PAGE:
Students Pushing University to Adopt Organic Protocols
Amidst pressure from student groups to change its policy of spraying synthetic chemical pesticides on campus lawns, the University of Delaware told SafeLawns it would potentially have new protocols in place by next spring.
When an Oct. 9 article appeared in the school newspaper quoting two students who had been affected by the pesticide spraying for weeds — without any warning labels posted — the school responded to a student reporter by stating it only applied safe, approved products. On Thursday, the school still stuck to the product safety claims, but conceded that it would likely begin posting “Keep off the Grass” signs in the future.
“Since the article appeared in The Review and we learned of concerns among our students, we are currently in the process of developing proper signage for the application process,” said John Brennan, the director of public and media relations for the Newark, Del., facility. “As part of this effort, we are reviewing our application policy with the Department of Environmental Health and Safety, as well as benchmarking with peer institutions regarding signage prior to implementation. At this point in the year, the lawn spraying operation has concluded and will not resume until spring, when we should have the signage issue resolved.”
STUDENTS AND PARENTS REVOLT
“It’s a bad feeling, knowing that this is being allowed to happen,” said Ron Miller of Downingtown, Pa., whose daughter, Kate, is a masters candidate at the university. “At the very least, there ought to be signage warning students that those chemicals have been recently applied. If students choose to ignore it, that’s another issue. But they certainly deserve to know if they’re potentially putting themselves at risk by being on the grass.”
His daughter was even more outspoken.
“I was shocked and appalled, not only by the fact that the University is spraying potentially hazardous chemicals on the Green and then allowing students to come into direct contact with them, but also with the administration’s handling of the situation,” she said. “After all, this is an institution of higher learning, where students are expected to question everything and develop the knowledge and drive to improve the world around them. I found it incredibly hypocritical that such an institution (and especially one that claims to be focused on sustainability) would be so reluctant to share information, and it’s downright terrifying that withholding that information to protect their image could come at the expense of human health and well being.”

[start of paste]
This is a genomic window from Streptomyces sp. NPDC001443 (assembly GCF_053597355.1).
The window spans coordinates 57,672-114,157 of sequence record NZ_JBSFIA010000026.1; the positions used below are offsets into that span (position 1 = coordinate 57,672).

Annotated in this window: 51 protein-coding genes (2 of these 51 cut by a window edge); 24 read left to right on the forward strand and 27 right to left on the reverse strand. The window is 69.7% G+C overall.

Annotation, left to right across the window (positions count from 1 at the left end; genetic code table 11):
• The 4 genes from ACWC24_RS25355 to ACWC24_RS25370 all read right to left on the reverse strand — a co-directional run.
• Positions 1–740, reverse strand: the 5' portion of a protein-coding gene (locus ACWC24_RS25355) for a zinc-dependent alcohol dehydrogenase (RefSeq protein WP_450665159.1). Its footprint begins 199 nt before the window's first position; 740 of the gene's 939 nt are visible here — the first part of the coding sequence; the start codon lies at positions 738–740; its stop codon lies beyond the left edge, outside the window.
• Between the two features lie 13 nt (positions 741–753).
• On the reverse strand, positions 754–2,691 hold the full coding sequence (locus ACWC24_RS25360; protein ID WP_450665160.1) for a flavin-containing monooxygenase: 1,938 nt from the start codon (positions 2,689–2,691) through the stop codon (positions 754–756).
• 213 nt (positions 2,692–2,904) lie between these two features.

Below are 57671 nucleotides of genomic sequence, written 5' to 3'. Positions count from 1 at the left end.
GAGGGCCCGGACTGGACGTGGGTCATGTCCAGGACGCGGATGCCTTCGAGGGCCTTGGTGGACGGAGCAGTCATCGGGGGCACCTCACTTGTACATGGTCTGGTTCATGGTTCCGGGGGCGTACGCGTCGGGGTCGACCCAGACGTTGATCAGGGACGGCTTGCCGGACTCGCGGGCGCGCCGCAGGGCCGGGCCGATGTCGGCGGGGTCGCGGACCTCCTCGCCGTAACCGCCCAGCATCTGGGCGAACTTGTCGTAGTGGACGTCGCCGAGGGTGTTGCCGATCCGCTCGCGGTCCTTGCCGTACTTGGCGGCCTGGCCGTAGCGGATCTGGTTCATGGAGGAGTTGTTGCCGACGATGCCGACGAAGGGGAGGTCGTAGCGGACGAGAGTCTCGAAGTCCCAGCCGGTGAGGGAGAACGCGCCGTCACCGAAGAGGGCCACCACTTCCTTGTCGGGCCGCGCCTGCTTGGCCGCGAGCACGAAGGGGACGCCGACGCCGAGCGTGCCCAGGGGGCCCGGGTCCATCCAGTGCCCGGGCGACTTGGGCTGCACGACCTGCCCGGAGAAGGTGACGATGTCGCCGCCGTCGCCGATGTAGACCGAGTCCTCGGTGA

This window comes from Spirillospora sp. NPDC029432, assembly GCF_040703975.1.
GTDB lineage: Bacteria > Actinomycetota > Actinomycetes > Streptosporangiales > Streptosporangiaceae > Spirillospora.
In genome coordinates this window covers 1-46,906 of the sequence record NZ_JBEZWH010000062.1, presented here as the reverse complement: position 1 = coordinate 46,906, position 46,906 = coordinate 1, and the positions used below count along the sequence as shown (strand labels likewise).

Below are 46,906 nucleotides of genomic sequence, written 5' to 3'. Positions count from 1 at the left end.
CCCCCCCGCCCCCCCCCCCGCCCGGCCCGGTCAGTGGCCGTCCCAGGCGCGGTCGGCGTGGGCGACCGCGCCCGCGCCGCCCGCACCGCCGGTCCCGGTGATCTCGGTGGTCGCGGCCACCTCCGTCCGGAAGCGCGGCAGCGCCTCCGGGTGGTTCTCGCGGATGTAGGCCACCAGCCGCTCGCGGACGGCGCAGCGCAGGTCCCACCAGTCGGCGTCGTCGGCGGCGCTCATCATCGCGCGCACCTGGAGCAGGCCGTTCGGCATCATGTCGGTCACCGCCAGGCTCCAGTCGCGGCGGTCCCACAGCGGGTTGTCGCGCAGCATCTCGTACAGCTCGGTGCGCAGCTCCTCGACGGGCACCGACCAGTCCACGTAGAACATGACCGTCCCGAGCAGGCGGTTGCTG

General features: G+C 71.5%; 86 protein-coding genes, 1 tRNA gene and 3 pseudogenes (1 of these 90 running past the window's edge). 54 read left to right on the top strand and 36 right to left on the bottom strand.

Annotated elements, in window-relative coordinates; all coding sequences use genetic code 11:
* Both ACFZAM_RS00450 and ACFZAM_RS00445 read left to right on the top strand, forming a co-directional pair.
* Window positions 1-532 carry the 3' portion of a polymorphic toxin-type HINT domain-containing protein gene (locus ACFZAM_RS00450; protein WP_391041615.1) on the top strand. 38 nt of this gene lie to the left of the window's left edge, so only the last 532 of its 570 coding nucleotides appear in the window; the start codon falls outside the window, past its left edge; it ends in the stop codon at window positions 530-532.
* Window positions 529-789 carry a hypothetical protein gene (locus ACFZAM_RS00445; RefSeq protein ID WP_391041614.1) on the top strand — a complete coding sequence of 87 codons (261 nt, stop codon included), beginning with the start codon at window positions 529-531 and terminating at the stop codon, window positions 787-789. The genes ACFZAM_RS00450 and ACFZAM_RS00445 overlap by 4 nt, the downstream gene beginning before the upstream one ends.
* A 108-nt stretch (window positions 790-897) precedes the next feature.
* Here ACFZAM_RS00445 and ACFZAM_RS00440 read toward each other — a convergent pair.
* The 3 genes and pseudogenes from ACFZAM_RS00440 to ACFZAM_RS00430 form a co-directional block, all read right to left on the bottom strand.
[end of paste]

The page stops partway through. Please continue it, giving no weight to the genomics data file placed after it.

The university appears to be relying on pesticide products’ approval by the Environmental Protection Agency as ample evidence that they’re safe.
“Please know that the university uses chemicals that are safe when applied as directed, and our grounds services personnel are trained and certified to apply herbicides,” said Brennan in his Thursday memo to SafeLawns.
Yet the Material Safety Data Sheets for the products known to have been applied on campus tell a much different story, as does the EPA itself. EPA product approval is not a finding of general safety, but rather a risk-benefit analysis. In other words, the agency weighs the economic and social benefits against the health and environmental risks that the products may pose; the EPA has sued companies in the past for making safety claims about pesticide products that it has approved.
If pesticide products are deemed to be fully safe by the EPA they are awarded a class “25-B” exemption and are not required to be sold with any warning labels. The EPA requires registered lawn pesticide products sold with varying levels of toxicity to be affixed with either “Caution,” “Warning” or “Danger” and also denoted with a minimum “re-entry period” when people and pets are legally supposed to stay away from sprayed areas.
TO POST, OR NOT TO POST? THE 30-STATE QUESTION
The EPA labels for the two weed-killing products used at the University of Delaware call for humans to stay off recently sprayed areas at least until the products are dry. New York, New Jersey and Maryland would have required that warning signs be posted around areas that were sprayed with either Basagran T/O and PowerZone.
Delaware, and neighboring Pennsylvania, are among 30 states nationwide that do not require companies or individuals to post properties where pesticides have been sprayed on lawns. Fifteen states, including Pennsylvania, maintain pesticide registries that require companies to notify residents prior to a spraying incident — but Delaware is among a majority of states that require no notification whatsoever.